Speaking in Parliament, Mr Shapps confirmed that with the private rented sector already governed by a well established legal framework, the Government has no plans to introduce any further regulations.
Instead, he urged councils to use the wide range of powers they already have at their disposal to tackle the minority of rogue landlords that blight some communities, provide a poor service to tenants and damage the reputation of the private rented sector.
Council powers include:
– Powers to require landlords to take action to rectify hazards in their property;
– Where landlords resist, the ability to make and charge for improvements and to prohibit use of the affected parts of the property; and
– Discretionary licensing powers to tackle areas blighted by poorly managed privately rented stock.
– New regulations were proposed by the previous administration in response to the Rugg Review of the Private Rented Sector, but have been judged by the new coalition to introduce too much additional red tape. These included a National Register of Landlords, regulation of letting and managing agents, and compulsory written tenancy agreements.
Grant Shapps said:
"With the vast majority of England’s three million private tenants happy with the service they receive, I am satisfied that the current system strikes the right balance between the rights and responsibilities of tenants and landlords.
"So today I make a promise to good landlords across the country: the Government has no plans to create any burdensome red tape and bureaucracy, so you are able to continue providing a service to your tenants.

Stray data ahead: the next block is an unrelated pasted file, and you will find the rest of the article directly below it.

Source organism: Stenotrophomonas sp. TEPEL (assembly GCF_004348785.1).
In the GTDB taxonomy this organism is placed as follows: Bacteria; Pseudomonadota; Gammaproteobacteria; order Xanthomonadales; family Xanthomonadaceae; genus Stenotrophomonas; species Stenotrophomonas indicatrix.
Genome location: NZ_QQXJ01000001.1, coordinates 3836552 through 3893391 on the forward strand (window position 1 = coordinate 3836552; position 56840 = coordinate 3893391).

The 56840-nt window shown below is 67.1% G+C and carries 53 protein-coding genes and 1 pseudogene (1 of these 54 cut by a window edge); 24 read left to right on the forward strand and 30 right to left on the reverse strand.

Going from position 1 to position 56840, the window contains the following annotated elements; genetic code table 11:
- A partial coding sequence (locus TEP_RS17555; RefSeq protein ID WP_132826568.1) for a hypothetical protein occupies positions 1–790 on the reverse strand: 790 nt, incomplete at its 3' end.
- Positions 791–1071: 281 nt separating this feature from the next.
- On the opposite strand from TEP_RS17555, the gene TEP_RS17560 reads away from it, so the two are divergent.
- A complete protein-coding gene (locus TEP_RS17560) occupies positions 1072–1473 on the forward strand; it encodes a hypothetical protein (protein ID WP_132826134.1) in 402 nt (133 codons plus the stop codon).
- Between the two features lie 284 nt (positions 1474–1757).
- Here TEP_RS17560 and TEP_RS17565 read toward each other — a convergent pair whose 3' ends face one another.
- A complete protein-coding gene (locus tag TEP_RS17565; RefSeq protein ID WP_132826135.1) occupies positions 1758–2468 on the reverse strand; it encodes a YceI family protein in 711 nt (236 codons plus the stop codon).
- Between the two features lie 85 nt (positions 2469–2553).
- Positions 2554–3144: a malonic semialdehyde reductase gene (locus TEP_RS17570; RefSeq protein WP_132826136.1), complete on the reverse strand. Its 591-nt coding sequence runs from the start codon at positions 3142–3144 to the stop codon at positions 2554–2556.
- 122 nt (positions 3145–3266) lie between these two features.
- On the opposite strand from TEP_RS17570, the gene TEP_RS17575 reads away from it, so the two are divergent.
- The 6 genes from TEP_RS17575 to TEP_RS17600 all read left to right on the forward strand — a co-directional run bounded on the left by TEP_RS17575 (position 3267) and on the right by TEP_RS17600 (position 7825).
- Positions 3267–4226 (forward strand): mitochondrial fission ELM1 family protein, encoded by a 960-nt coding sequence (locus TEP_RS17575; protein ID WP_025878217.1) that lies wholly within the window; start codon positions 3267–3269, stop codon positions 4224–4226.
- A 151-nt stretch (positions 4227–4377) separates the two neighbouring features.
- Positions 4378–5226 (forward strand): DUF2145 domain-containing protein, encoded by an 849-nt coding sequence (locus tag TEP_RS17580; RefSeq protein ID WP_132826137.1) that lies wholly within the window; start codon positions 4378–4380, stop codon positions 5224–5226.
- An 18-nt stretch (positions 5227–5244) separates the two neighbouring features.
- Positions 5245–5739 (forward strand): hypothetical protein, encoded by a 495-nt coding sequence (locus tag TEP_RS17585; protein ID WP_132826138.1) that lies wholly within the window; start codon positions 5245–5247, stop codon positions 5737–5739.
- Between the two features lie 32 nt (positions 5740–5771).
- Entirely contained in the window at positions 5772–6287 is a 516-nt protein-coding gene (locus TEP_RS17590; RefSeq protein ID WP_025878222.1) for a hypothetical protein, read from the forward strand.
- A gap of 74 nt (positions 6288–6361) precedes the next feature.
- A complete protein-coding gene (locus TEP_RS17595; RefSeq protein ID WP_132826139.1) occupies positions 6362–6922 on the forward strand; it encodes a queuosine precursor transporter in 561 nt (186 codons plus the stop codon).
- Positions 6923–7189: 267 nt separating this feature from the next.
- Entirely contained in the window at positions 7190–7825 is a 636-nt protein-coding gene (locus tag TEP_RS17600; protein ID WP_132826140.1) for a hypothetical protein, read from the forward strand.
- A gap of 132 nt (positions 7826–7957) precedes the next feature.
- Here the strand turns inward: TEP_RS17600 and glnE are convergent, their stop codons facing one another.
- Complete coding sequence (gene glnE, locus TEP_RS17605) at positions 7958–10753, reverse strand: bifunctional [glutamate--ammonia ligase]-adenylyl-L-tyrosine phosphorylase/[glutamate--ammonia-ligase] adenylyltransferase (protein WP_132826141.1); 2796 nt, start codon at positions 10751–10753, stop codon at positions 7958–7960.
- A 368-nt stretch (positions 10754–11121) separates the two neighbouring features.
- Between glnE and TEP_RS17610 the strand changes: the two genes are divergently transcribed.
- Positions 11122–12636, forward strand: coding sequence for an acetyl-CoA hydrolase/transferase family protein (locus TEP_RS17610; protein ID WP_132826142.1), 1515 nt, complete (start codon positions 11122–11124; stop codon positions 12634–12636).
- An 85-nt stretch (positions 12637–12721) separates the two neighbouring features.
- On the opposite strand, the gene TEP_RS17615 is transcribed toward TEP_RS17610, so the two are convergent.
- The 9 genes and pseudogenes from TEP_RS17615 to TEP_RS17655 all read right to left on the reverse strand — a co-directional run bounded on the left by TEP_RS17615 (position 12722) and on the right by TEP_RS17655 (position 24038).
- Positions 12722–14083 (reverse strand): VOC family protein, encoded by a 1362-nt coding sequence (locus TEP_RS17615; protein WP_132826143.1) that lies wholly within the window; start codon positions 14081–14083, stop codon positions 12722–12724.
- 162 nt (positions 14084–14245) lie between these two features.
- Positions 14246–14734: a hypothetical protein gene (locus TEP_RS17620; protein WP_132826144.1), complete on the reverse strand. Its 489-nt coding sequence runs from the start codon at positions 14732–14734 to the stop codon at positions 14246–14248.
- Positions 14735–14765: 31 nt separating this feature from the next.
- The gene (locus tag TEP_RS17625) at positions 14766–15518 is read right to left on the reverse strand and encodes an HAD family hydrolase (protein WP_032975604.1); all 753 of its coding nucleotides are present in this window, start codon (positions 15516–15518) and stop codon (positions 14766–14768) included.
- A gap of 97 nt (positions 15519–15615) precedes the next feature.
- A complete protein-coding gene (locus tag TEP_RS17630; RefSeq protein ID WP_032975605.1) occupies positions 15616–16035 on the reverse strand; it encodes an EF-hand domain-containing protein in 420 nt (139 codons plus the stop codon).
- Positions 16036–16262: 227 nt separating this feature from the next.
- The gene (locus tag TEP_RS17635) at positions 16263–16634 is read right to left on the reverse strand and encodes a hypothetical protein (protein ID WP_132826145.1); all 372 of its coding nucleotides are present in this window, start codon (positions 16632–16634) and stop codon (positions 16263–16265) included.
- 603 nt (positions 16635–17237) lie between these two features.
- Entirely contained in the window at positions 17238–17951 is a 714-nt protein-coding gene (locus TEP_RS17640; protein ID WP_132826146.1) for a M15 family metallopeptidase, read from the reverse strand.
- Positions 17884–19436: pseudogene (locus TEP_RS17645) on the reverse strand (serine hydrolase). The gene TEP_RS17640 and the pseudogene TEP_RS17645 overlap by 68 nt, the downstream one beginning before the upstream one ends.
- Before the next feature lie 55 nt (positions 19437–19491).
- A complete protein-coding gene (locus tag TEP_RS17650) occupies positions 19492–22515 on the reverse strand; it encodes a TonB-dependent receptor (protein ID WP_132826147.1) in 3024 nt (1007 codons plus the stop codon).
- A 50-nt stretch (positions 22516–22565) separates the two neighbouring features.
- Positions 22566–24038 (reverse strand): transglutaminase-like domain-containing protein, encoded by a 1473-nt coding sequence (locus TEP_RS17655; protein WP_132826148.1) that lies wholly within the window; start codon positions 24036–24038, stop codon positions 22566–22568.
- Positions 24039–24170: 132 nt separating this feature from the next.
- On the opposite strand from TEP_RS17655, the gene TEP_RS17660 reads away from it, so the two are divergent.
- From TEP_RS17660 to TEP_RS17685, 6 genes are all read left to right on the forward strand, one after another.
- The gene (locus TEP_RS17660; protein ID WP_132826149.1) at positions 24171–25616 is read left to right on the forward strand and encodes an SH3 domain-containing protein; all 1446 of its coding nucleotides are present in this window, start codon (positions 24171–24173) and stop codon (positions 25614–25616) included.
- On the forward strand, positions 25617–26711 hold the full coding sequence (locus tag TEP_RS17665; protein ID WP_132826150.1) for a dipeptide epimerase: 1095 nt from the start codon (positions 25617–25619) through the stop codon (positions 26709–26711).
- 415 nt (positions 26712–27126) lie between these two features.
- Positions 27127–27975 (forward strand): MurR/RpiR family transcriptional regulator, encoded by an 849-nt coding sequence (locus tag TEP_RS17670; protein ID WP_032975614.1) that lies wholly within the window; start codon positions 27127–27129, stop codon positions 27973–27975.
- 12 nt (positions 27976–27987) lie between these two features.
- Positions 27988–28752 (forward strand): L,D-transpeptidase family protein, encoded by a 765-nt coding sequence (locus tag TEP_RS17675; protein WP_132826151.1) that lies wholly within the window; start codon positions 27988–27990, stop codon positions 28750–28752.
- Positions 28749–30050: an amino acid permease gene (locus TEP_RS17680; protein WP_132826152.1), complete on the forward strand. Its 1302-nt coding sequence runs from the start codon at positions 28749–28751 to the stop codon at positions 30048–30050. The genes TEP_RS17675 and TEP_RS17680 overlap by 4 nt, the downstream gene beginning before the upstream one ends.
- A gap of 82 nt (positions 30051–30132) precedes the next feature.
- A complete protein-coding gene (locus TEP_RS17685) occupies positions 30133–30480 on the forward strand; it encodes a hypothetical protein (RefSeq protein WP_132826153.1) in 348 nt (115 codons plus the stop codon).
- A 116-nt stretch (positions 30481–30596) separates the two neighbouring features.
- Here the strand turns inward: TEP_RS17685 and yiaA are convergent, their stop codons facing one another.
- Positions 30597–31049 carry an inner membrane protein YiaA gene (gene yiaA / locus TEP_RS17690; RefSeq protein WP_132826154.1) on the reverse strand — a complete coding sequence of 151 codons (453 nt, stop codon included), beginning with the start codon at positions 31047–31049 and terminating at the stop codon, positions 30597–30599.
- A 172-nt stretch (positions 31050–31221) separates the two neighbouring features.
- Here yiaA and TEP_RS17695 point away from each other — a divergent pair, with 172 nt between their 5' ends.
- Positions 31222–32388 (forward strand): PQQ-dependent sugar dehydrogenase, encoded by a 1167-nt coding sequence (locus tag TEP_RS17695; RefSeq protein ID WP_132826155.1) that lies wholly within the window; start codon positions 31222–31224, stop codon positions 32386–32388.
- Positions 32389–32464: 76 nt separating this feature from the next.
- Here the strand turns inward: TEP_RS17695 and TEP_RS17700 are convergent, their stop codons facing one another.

"But for the bad landlords, I am putting councils on alert to use the range of powers already at their disposal to make sure tenants are properly protected."
David Brown, Commercial Director of LSL Property Services said:
“We want to see the whole private rented sector meet proper professional standards. Most lettings agents, including Your Move and Reeds Rains, had nothing to fear from regulation and may have benefited from the improved reputation of the sector – without having to change their procedures or approach to customers. Regulation would have plucked the bad apples from barrel, removing the minority of rogue agents who tarnish the image of the private rental market. Now the onus will be on landlords and tenants to vote with their feet. They should demand the best possible service, ditch rogue agents and seek out higher quality operators.”
Javier Carrillo, lettings manager at West End estate agency, LDG, said:
“It is extremely disappointing that the new Government has decided not to proceed with regulating lettings agents. We believe that this decision has massive implications for the property market; it means that anyone without the legal and basic property knowledge is able to set themselves up to practise as an estate agent. This increases consumer risk because their money might not be protected – unregulated agents don’t always have professional indemnity insurance or audited bank accounts, and many hold their client’s funds with their own business funds which offers no protection if the agents’ business fails. For regulated agents like us, it also creates unfair competition as these unscrupulous agents will try to win deals by overvaluing properties, offering fake properties to attract customers.
“Estate agents already have a bad reputation thanks to the detriment caused by some unregulated lettings agents. There is no reason why a good estate agent wouldn’t sign up to regulations to enhance their standard and differentiate themselves from the bad agents. What’s more, agents like us are already registered with self-regulatory schemes such as ARLA and NAEA to offer all of our landlords and tenants peace of mind at the time of instructing us.
“We receive hundreds of calls a day from prospective tenants, current tenants and landlords requesting advice which we are proud to give, because we have acquired the knowledge from the various legal and comprehensive courses that are required to be a member of ARLA and the NAEA.”
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